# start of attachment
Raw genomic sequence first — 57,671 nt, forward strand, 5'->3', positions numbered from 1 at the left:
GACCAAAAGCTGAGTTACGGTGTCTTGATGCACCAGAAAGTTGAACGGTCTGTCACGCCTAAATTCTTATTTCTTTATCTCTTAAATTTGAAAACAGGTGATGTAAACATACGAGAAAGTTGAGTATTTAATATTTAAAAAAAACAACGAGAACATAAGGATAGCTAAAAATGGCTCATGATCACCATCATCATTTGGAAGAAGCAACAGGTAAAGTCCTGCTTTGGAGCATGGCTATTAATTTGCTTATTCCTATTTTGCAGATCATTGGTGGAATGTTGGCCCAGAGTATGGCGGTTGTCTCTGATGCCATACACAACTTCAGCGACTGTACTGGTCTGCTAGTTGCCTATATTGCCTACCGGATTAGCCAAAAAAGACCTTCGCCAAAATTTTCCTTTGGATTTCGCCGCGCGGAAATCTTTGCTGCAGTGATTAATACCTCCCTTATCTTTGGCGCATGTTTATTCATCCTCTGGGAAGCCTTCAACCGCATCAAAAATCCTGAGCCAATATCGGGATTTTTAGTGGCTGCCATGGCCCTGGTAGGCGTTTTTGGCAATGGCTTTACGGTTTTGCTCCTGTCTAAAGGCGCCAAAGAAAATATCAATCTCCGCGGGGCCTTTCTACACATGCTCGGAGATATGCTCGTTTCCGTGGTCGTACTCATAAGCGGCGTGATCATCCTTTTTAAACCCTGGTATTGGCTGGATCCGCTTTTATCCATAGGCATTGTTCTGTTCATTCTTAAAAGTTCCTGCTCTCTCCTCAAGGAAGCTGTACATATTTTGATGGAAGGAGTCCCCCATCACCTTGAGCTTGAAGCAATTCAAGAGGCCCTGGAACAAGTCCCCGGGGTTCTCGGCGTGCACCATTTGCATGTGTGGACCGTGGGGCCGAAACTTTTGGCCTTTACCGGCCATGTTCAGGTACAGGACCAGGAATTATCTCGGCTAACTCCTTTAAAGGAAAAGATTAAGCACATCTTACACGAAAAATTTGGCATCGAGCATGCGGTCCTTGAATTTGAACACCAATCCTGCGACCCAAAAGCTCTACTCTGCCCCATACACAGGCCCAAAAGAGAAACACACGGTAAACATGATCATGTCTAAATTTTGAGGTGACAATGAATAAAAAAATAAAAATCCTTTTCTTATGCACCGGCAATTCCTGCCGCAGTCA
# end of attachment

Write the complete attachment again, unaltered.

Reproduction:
Raw genomic sequence first — 57,671 nt, forward strand, 5'->3', positions numbered from 1 at the left:
GACCAAAAGCTGAGTTACGGTGTCTTGATGCACCAGAAAGTTGAACGGTCTGTCACGCCTAAATTCTTATTTCTTTATCTCTTAAATTTGAAAACAGGTGATGTAAACATACGAGAAAGTTGAGTATTTAATATTTAAAAAAAACAACGAGAACATAAGGATAGCTAAAAATGGCTCATGATCACCATCATCATTTGGAAGAAGCAACAGGTAAAGTCCTGCTTTGGAGCATGGCTATTAATTTGCTTATTCCTATTTTGCAGATCATTGGTGGAATGTTGGCCCAGAGTATGGCGGTTGTCTCTGATGCCATACACAACTTCAGCGACTGTACTGGTCTGCTAGTTGCCTATATTGCCTACCGGATTAGCCAAAAAAGACCTTCGCCAAAATTTTCCTTTGGATTTCGCCGCGCGGAAATCTTTGCTGCAGTGATTAATACCTCCCTTATCTTTGGCGCATGTTTATTCATCCTCTGGGAAGCCTTCAACCGCATCAAAAATCCTGAGCCAATATCGGGATTTTTAGTGGCTGCCATGGCCCTGGTAGGCGTTTTTGGCAATGGCTTTACGGTTTTGCTCCTGTCTAAAGGCGCCAAAGAAAATATCAATCTCCGCGGGGCCTTTCTACACATGCTCGGAGATATGCTCGTTTCCGTGGTCGTACTCATAAGCGGCGTGATCATCCTTTTTAAACCCTGGTATTGGCTGGATCCGCTTTTATCCATAGGCATTGTTCTGTTCATTCTTAAAAGTTCCTGCTCTCTCCTCAAGGAAGCTGTACATATTTTGATGGAAGGAGTCCCCCATCACCTTGAGCTTGAAGCAATTCAAGAGGCCCTGGAACAAGTCCCCGGGGTTCTCGGCGTGCACCATTTGCATGTGTGGACCGTGGGGCCGAAACTTTTGGCCTTTACCGGCCATGTTCAGGTACAGGACCAGGAATTATCTCGGCTAACTCCTTTAAAGGAAAAGATTAAGCACATCTTACACGAAAAATTTGGCATCGAGCATGCGGTCCTTGAATTTGAACACCAATCCTGCGACCCAAAAGCTCTACTCTGCCCCATACACAGGCCCAAAAGAGAAACACACGGTAAACATGATCATGTCTAAATTTTGAGGTGACAATGAATAAAAAAATAAAAATCCTTTTCTTATGCACCGGCAATTCCTGCCGCAGTCA